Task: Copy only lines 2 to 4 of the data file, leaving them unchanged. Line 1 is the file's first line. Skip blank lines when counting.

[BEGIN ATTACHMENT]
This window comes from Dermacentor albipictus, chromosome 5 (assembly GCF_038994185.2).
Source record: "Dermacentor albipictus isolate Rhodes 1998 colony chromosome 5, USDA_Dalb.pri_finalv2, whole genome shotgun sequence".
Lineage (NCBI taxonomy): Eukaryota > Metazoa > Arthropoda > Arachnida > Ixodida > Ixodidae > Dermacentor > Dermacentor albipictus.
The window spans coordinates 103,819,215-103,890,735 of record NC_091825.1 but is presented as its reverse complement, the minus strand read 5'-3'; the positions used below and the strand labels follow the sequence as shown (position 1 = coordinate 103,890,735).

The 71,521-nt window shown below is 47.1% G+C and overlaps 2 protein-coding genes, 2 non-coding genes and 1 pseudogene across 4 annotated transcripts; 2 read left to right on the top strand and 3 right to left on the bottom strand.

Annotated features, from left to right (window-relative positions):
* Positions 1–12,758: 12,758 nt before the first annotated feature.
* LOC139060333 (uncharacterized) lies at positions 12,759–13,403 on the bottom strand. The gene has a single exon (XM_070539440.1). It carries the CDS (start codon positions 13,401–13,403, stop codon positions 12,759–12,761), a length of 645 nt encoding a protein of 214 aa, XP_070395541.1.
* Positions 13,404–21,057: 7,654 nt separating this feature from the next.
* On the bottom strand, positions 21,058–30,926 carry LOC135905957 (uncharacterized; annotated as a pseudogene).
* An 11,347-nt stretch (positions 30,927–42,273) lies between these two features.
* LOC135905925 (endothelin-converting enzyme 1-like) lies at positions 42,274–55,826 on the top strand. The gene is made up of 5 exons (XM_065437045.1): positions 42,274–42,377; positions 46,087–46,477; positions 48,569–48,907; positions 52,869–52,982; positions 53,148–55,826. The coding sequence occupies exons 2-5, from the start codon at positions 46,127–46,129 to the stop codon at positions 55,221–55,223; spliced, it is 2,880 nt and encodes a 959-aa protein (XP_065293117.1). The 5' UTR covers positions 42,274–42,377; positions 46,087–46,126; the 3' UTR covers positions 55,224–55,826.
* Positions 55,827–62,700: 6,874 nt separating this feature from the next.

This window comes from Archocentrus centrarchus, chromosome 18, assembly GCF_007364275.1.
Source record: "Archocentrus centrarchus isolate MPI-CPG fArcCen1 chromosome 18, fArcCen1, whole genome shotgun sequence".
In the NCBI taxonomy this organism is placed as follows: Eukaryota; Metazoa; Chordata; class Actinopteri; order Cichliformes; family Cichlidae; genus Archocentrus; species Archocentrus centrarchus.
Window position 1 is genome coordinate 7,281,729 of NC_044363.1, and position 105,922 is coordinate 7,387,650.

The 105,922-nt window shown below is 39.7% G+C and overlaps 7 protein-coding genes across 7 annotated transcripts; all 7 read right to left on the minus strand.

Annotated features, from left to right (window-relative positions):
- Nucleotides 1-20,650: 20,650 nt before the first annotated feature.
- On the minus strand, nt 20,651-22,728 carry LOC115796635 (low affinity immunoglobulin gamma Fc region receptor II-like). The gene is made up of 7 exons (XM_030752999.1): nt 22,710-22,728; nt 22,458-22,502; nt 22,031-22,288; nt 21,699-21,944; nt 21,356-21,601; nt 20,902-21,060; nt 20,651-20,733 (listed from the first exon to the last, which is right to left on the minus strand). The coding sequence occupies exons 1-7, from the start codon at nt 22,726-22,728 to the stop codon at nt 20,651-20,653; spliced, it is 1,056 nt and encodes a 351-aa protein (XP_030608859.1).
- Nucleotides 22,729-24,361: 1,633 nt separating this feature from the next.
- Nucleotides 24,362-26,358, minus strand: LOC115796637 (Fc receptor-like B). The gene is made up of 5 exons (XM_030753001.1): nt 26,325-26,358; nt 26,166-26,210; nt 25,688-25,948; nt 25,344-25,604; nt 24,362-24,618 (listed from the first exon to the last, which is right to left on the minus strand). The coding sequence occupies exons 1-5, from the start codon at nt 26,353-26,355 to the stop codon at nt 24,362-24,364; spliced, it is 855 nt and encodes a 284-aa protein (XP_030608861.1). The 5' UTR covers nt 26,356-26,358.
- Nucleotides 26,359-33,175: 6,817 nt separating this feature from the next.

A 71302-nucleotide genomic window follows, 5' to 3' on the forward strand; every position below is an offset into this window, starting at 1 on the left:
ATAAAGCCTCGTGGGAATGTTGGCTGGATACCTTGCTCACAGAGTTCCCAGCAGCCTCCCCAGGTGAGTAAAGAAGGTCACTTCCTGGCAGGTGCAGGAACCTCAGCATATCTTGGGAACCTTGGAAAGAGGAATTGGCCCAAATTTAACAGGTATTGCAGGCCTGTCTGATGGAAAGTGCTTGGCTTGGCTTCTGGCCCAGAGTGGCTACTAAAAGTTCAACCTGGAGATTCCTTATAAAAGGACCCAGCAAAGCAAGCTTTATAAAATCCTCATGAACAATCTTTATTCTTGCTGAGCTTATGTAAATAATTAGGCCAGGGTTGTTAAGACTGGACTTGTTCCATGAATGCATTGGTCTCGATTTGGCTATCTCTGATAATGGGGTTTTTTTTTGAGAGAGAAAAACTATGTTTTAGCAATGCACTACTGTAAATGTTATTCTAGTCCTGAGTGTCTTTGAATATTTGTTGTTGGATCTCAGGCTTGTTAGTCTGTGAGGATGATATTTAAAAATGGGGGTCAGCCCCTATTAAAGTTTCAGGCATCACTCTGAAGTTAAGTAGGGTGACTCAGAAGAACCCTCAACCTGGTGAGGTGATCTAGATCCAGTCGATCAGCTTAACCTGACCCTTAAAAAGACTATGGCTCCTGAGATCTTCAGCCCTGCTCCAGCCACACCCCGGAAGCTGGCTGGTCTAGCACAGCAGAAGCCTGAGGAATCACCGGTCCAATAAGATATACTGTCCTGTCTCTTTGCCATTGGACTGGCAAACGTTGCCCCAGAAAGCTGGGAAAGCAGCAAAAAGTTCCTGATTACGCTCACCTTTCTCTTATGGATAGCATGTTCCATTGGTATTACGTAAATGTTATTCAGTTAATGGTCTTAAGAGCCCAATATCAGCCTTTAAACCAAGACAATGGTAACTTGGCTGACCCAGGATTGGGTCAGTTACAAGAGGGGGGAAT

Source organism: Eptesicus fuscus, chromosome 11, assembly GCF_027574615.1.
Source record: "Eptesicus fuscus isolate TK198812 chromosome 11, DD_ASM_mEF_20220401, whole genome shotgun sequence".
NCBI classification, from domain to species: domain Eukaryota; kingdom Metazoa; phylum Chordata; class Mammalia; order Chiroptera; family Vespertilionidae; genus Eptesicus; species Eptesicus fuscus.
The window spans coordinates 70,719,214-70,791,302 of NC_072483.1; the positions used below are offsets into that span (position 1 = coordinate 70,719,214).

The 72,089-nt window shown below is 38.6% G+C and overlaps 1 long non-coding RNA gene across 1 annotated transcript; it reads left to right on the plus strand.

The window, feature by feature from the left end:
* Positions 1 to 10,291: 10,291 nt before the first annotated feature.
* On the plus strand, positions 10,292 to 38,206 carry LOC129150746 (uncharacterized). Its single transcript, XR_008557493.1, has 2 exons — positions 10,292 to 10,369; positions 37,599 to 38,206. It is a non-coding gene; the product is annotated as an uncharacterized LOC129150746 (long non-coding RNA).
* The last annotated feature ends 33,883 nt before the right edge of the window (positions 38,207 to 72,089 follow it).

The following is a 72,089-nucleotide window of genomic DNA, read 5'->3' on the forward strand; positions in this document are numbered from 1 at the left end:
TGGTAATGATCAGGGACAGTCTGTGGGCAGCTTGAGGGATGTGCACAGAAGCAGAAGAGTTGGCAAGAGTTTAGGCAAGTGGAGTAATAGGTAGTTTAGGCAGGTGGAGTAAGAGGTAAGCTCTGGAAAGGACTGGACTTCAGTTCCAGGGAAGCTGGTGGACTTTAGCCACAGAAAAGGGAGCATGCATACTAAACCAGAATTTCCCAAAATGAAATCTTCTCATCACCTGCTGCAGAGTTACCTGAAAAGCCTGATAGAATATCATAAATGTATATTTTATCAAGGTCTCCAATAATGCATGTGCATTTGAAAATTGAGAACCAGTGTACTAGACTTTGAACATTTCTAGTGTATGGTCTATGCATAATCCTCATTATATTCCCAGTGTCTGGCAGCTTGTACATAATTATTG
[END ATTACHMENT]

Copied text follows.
Source record: "Dermacentor albipictus isolate Rhodes 1998 colony chromosome 5, USDA_Dalb.pri_finalv2, whole genome shotgun sequence".
Lineage (NCBI taxonomy): Eukaryota > Metazoa > Arthropoda > Arachnida > Ixodida > Ixodidae > Dermacentor > Dermacentor albipictus.
The window spans coordinates 103,819,215-103,890,735 of record NC_091825.1 but is presented as its reverse complement, the minus strand read 5'-3'; the positions used below and the strand labels follow the sequence as shown (position 1 = coordinate 103,890,735).